Ghost Light, Meet the Dramaturg: Alexis Williams

BY Emma Schillage, February 10, 2022

Ghost Light, Meet the Dramaturgs is a Theatre series featuring Columbia Dramaturgy students, faculty, and alumni, learning about their work, aspirations, and pandemic passion projects.

 

In Michael Mark Chemer’s book Ghost Light, he uses the metaphor of a ghost light to represent the work of a Dramaturg. Dramaturgs work behind the scenes, always thinking and searching for creative possibilities, guiding the way, even once the stage goes dark. In this series, we shine a light on Columbia Dramaturgs.

 

This week we are featuring second-year Dramaturgy student, Alexis Williams (she/her). Alexis Williams is a logophile, dramaturg, and writer. A devout Southerner and Atlanta native, she earned a double bachelor's degree in English Literature and Spanish Language at Elon University. She loves all things Black, but she's most excited by theatre that expands what that label means. When she grows up she hopes to be like Toni Morrison, Zora Neale Hurston, Adrienne Kennedy, Marita Bonner, Aleshea Harris, and her mama.

What was your first experience with theatre?

 

Alexis Williams [AW]: My first experience with theatre was when my mom took me to see a production of Beauty and the Beast at the Fox in Atlanta. It’s a venue where they do a lot of Broadway shows that are popular, and I hated it because there was so much singing. I still am not really a musical person to this day, but I think that was my first introduction to theatre. It's been present throughout my life. I became a "theatre person" probably around sixth grade. I was in London with my mom. She was a high school administrator at the time and they organized a trip for the high school students to go to London. When we went, we saw a couple of shows on the West End. I think the show I saw there that really got me excited about theatre was Lord of the Rings. I'm not really a Lord of the Rings fan, but the show was so beautiful. It was so transformative that I felt that this was what I wanted to do with my life. Then I got into high school and I started doing theatre there.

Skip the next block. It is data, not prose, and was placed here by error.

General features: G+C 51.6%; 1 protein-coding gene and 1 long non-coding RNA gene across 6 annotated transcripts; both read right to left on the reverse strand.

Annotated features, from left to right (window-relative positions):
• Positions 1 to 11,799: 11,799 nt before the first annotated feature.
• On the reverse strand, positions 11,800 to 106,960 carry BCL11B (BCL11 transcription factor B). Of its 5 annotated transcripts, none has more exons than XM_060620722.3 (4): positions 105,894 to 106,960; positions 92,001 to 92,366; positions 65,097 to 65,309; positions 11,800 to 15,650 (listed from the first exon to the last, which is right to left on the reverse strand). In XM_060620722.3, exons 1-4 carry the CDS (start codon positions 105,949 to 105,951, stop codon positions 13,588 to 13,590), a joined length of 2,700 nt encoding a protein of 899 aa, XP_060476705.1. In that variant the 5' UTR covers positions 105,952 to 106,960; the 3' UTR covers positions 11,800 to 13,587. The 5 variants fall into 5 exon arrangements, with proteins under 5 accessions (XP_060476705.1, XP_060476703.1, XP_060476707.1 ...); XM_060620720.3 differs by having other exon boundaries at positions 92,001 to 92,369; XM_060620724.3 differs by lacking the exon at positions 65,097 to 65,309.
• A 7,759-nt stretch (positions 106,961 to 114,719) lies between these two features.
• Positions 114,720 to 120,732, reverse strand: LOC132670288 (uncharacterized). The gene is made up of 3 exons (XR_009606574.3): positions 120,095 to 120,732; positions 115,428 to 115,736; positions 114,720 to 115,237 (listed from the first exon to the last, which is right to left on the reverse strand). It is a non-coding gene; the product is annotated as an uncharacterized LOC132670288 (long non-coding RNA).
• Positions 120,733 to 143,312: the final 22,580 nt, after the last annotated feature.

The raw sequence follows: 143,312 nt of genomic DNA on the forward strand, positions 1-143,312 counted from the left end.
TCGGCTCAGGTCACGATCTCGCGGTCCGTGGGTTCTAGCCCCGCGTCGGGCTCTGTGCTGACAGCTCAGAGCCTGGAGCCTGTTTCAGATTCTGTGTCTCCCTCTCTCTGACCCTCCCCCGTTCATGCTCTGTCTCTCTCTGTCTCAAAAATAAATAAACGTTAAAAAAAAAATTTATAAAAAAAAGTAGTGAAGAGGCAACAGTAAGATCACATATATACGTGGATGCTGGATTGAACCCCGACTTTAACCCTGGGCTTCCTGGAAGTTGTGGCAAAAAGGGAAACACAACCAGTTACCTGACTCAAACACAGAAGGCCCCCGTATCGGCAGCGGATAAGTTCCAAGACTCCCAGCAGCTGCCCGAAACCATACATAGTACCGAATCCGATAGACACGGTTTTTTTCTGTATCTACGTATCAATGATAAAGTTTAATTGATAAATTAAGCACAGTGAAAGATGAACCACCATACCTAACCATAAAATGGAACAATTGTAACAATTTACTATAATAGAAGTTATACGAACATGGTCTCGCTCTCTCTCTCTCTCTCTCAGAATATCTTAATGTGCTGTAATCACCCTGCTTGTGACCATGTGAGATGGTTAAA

I thought that I wanted to be an actor, then I thought I was more interested in writing. I wanted to do so many things that I ended up at this point. I knew I loved the theater. I loved watching theatre shows. I loved talking about theater. I loved being in theaters and around theatre people. So I feel like dramaturgy right now is the foundation for me to conceptualize theater as an art form.

 

What is a play that you would recommend or that you think everyone needs to read or see?